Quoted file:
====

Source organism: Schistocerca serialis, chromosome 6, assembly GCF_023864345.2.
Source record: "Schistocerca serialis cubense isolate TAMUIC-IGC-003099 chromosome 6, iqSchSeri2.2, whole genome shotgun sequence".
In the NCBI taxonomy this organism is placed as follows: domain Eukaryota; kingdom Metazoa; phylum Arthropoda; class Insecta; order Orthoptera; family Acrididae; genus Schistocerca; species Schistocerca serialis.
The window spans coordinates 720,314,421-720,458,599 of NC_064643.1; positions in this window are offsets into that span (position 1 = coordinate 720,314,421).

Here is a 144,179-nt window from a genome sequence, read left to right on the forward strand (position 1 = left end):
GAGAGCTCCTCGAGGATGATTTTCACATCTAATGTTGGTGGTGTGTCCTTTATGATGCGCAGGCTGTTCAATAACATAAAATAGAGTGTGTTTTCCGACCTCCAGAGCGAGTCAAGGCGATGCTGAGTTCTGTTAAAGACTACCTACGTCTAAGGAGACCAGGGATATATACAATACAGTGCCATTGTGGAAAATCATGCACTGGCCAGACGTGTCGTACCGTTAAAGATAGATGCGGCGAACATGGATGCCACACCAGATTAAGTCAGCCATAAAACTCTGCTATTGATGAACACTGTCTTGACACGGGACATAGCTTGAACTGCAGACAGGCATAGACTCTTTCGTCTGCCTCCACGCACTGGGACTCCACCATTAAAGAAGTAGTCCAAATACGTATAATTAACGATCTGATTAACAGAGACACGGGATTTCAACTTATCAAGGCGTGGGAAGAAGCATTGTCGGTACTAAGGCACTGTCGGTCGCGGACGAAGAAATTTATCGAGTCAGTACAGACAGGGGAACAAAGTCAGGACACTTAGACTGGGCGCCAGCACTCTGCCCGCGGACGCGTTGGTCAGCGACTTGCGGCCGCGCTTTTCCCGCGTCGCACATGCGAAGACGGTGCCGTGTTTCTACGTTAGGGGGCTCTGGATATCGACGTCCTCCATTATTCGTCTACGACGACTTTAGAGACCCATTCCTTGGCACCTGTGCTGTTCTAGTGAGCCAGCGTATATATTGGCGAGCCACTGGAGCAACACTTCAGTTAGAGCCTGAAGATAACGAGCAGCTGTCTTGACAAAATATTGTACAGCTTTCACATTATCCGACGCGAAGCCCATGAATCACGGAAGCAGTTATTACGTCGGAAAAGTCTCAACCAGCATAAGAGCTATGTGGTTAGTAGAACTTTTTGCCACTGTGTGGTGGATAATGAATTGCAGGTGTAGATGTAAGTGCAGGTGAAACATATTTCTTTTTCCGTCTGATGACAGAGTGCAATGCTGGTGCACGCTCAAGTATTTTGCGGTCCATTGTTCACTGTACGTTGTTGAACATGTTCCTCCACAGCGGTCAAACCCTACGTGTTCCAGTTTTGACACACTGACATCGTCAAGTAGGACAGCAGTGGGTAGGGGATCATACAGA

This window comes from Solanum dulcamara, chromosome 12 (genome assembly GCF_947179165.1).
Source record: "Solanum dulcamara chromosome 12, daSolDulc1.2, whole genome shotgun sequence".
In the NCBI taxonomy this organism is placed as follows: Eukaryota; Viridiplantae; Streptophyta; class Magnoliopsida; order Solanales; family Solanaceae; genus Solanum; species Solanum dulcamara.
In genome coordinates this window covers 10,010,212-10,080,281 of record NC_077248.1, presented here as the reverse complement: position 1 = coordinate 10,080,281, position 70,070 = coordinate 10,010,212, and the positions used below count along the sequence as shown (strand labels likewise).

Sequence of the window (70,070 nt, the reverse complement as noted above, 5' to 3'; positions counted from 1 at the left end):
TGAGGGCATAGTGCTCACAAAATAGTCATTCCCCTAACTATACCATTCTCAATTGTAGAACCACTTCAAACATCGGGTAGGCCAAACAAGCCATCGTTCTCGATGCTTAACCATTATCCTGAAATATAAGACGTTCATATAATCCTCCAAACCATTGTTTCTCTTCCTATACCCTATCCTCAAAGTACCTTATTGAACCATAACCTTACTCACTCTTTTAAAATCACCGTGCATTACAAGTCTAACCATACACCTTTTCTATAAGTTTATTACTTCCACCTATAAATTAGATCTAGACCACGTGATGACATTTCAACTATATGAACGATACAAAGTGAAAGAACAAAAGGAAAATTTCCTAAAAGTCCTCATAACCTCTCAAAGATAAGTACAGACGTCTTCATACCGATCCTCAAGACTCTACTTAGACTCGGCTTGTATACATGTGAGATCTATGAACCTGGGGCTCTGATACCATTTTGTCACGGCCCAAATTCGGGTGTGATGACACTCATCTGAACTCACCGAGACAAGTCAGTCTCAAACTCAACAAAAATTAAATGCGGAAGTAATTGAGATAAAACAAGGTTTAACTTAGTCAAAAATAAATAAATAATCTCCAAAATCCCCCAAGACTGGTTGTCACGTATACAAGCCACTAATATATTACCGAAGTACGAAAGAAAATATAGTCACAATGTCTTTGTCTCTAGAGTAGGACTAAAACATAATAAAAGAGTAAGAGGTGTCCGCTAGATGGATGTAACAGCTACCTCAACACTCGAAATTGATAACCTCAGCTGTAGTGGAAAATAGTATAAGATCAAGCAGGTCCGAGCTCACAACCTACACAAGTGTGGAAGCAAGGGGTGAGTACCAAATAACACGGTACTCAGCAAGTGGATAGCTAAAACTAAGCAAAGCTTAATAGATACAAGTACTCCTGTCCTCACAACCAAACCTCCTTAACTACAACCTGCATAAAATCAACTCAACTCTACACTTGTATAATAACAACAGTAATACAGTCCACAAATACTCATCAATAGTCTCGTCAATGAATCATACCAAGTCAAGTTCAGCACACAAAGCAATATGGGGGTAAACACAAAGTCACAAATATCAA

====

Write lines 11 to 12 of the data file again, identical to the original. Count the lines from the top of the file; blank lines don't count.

Sequence of the window (70,070 nt, the reverse complement as noted above, 5' to 3'; positions counted from 1 at the left end):
TGAGGGCATAGTGCTCACAAAATAGTCATTCCCCTAACTATACCATTCTCAATTGTAGAACCACTTCAAACATCGGGTAGGCCAAACAAGCCATCGTTCTCGATGCTTAACCATTATCCTGAAATATAAGACGTTCATATAATCCTCCAAACCATTGTTTCTCTTCCTATACCCTATCCTCAAAGTACCTTATTGAACCATAACCTTACTCACTCTTTTAAAATCACCGTGCATTACAAGTCTAACCATACACCTTTTCTATAAGTTTATTACTTCCACCTATAAATTAGATCTAGACCACGTGATGACATTTCAACTATATGAACGATACAAAGTGAAAGAACAAAAGGAAAATTTCCTAAAAGTCCTCATAACCTCTCAAAGATAAGTACAGACGTCTTCATACCGATCCTCAAGACTCTACTTAGACTCGGCTTGTATACATGTGAGATCTATGAACCTGGGGCTCTGATACCATTTTGTCACGGCCCAAATTCGGGTGTGATGACACTCATCTGAACTCACCGAGACAAGTCAGTCTCAAACTCAACAAAAATTAAATGCGGAAGTAATTGAGATAAAACAAGGTTTAACTTAGTCAAAAATAAATAAATAATCTCCAAAATCCCCCAAGACTGGTTGTCACGTATACAAGCCACTAATATATTACCGAAGTACGAAAGAAAATATAGTCACAATGTCTTTGTCTCTAGAGTAGGACTAAAACATAATAAAAGAGTAAGAGGTGTCCGCTAGATGGATGTAACAGCTACCTCAACACTCGAAATTGATAACCTCAGCTGTAGTGGAAAATAGTATAAGATCAAGCAGGTCCGAGCTCACAACCTACACAAGTGTGGAAGCAAGGGGTGAGTACCAAATAACACGGTACTCAGCAAGTGGATAGCTAAAACTAAGCAAAGCTTAATAGATACAAGTACTCCTGTCCTCACAACCAAACCTCCTTAACTACAACCTGCATAAAATCAACTCAACTCTACACTTGTATAATAACAACAGTAATACAGTCCACAAATACTCATCAATAGTCTCGTCAATGAATCATACCAAGTCAAGTTCAGCACACAAAGCAATATGGGGGTAAACACAAAGTCACAAATATCAA